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corresponding only to the modes present in the reference and disturbance
signals. From the results derived here, it is obvious that this type of
approach may not be adequate. In fact, tracking error will always occur
when modes which are required to be present in the input for tracking
are not incorporated into the dynamics of the internal model system.
Hence, our idea is to incorporate enough modes into the internal model
system's dynamics to insure that the tracking error is indeed small.
These modes, if sinusoidal, could actually be sinusoids at frequencies
which are harmonics or subharmonics of the frequencies found in the
reference and disturbance signals.
Once the formulation for the internal model system was complete,
the controller design was given. In this design, state feedback was
used and the internal model system was incorporated into the feedback
loop. It was shown that a necessary condition for a solution to the
servomechanism problem (for arbitrary K^) was observability of the
internal model system's state through its feedback gain matrix. This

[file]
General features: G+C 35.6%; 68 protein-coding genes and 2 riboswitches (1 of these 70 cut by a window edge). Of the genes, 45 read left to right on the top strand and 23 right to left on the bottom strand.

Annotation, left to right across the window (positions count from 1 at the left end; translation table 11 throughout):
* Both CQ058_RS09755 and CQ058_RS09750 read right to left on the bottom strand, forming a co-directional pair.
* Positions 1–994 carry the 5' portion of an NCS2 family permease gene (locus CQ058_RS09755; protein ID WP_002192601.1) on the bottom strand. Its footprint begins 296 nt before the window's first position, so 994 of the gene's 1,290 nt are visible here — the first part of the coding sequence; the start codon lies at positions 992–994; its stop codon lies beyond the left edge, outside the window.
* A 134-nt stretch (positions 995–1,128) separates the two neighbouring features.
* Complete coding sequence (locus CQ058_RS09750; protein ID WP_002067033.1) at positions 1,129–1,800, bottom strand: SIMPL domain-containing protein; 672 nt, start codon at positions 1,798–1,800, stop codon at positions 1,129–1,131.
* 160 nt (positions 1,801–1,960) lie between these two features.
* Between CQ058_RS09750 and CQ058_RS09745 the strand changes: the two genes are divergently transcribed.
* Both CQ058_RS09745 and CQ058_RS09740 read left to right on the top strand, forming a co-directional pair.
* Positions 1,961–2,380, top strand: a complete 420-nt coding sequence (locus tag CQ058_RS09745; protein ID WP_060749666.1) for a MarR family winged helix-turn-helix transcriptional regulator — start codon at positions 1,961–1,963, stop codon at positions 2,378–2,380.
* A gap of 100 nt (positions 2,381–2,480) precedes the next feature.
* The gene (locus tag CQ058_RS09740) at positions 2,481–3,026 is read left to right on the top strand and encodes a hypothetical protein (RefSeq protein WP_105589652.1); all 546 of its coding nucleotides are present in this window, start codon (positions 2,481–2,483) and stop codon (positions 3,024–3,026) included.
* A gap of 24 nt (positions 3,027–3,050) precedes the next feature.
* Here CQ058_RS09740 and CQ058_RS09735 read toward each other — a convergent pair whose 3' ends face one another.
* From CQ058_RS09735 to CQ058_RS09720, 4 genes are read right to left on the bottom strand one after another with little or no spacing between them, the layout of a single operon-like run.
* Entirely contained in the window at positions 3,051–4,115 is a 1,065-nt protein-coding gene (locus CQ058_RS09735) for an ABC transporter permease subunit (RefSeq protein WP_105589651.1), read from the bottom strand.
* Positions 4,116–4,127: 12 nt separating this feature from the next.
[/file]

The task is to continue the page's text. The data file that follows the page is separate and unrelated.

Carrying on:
was a key requirement which has not been postulated for the linear
servomechamism problem, but was needed here due to the different
approach used in solving the nonlinear servomechansim problem. Later it
was indicated that the observability condition would also be required
for stability of the closed-loop system. Consequently, it is enough to
consider only the stability problem since the observability condition is
satisfied automatically whenever stability is achieved.
The stability requirement for the nonlinear servomechanism problem
was imposed upon a dynamic system which modeled the difference between
the actual state trajectory and the desired state trajectory of the
closed-loop system. Thus, the dynamical model was referred to as the